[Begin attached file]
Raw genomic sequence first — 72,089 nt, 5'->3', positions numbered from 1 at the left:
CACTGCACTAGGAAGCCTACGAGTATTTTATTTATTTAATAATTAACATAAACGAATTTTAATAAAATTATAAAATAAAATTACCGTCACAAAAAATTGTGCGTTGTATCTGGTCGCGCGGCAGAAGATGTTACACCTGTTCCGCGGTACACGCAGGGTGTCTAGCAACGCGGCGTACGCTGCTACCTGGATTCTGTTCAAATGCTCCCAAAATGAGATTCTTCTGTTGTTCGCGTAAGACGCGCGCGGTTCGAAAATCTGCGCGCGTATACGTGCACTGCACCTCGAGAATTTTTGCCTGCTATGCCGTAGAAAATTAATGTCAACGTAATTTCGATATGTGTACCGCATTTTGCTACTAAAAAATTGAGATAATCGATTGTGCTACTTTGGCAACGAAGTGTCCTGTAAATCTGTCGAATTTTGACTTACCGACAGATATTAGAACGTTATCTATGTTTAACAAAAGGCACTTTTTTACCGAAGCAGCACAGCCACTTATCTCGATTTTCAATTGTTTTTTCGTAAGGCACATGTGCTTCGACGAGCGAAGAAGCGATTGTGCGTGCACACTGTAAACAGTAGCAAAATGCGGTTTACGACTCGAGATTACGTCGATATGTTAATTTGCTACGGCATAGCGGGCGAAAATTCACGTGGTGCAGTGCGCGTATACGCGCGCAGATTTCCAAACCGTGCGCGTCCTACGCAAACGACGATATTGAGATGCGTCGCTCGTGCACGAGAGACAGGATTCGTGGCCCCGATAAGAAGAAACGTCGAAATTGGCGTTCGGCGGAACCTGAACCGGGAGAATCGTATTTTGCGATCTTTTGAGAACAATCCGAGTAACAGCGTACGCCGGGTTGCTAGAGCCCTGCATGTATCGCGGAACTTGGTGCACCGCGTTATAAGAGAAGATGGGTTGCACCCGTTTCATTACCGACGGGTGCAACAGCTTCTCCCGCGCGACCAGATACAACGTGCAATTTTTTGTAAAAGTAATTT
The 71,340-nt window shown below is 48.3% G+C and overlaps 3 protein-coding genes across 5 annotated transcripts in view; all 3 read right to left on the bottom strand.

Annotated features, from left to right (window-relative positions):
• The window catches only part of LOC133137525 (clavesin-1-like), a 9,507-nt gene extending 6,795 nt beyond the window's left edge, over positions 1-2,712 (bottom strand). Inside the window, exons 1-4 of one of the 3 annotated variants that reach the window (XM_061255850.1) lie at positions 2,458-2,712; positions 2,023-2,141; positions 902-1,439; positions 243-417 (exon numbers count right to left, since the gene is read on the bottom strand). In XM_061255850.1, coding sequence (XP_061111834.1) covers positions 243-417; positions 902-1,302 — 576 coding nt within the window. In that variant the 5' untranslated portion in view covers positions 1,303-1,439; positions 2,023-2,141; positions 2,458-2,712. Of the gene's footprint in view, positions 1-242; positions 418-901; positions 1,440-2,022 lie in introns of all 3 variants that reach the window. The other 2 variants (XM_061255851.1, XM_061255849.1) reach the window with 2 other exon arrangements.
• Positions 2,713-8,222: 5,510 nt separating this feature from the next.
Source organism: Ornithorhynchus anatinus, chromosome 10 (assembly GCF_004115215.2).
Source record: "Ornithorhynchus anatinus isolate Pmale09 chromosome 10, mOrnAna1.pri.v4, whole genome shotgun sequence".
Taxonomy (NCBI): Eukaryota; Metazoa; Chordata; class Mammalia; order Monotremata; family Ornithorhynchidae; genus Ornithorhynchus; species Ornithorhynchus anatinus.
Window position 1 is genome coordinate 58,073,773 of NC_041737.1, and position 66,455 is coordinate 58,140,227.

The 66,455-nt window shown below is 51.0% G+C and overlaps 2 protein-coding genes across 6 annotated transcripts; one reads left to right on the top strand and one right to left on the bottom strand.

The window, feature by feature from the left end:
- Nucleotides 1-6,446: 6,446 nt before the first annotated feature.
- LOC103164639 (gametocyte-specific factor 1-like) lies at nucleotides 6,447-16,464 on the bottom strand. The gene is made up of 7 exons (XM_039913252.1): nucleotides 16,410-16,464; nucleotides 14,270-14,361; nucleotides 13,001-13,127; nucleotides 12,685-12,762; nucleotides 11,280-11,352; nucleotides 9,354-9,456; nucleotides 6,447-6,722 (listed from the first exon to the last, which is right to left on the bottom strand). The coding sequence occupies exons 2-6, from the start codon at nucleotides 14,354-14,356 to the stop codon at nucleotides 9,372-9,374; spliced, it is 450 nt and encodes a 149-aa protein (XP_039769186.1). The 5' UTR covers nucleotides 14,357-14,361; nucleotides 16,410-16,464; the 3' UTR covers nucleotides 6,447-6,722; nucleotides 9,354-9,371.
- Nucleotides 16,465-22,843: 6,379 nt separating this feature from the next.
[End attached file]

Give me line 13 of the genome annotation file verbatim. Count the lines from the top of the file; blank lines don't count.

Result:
- Nucleotides 1-6,446: 6,446 nt before the first annotated feature.